Sunshine Coast Council has defended the location of its solar farm after the $50.4 million facility was inundated with floodwaters, despite being built above the 1-in-100-year flood level.
The Valdora farm was taken offline for 11 days after rising waters from extreme rainfall lapped the rows of solar panels during recent wild weather.
The 15MW facility, which offsets council’s entire electricity needs plus more, was shut down and not producing power between February 26 and March 9.
Two of the six power conversion units were reconnected on Wednesday after an inspection found no crucial infrastructure for operational performance was impacted.
The rain event that dumped masses of water over South-East Queensland and NSW has been labelled “one of the most extreme disasters in Australian history” caused by “a climate system on steroids”.
“The frequency of these events is likely to almost double with each degree of further global warming,” warned a new report by the Climate Council released on Thursday.
Sunshine Coast resident Graham Tigell took photos of the site after the peak had subsided, showing significant water still pooled around the panels.
A spokesperson for Sunshine Coast Council said key components of the farm, including electrical equipment, solar panels, inverters and switchboards, were situated well above the 1:100 flood level of 4.2m.
They were also above the highest flood levels ever recorded in the area, of 3.4m in 1992.
“As a precautionary measure, the solar farm was disconnected from Energex grid on February 26 to enable a full inspection of the site to be carried out,” said the spokesperson.
“Once flood levels subsided and a full inspection was carried out, two of the six power conversion units at the solar farm were reconnected to the grid on March 9.
“The remaining four units will be reconnected over the coming days.”
The spokesperson said prior to building the 24-hectare solar farm, a “comprehensive flood study” had been undertaken by an industry consultancy and council, and construction was tailored to the cane land site.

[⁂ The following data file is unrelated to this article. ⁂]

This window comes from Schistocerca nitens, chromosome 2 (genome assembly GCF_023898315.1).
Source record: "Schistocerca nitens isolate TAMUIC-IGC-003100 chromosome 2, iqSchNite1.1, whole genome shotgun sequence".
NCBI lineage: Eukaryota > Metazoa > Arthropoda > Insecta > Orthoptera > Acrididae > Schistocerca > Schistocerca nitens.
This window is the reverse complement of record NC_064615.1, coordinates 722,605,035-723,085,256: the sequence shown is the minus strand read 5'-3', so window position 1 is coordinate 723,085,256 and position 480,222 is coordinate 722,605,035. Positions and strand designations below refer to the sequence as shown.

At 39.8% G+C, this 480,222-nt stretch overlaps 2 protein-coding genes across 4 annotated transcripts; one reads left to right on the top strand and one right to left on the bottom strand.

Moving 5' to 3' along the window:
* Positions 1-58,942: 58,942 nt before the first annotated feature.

The Sunshine Coast Council was the first local government in Australia to build its own solar farm to offset 100 per cent of its electricity needs while also generating an income with the excess.
The farm covers the electricity requirements of administration buildings, aquatic centres, community and performance venues, holiday parks, libraries, art galleries and sporting facilities.
It’s estimated to provide savings to ratepayers of $22 million over its 30-year life.
The location on a disused cane farm at Valdora was chosen based on key criteria relating to its proximity to a 33kv Energex line.
The land was flat and large enough to develop a scale of solar farm that could generate enough to match council’s annual power needs.
The site also had to have “optimum solar perspective” to capture the most sun.
In its first year of operation, the solar farm won eight awards and the council spokesperson said it continued to provide savings to council and reduce council’s operating costs.
“It delivers benefits to our environment, offsetting more than 100% of council’s electricity consumption, demonstrating Sunshine Coast Council’s commitment to be Australia’s most sustainable region,” he said.
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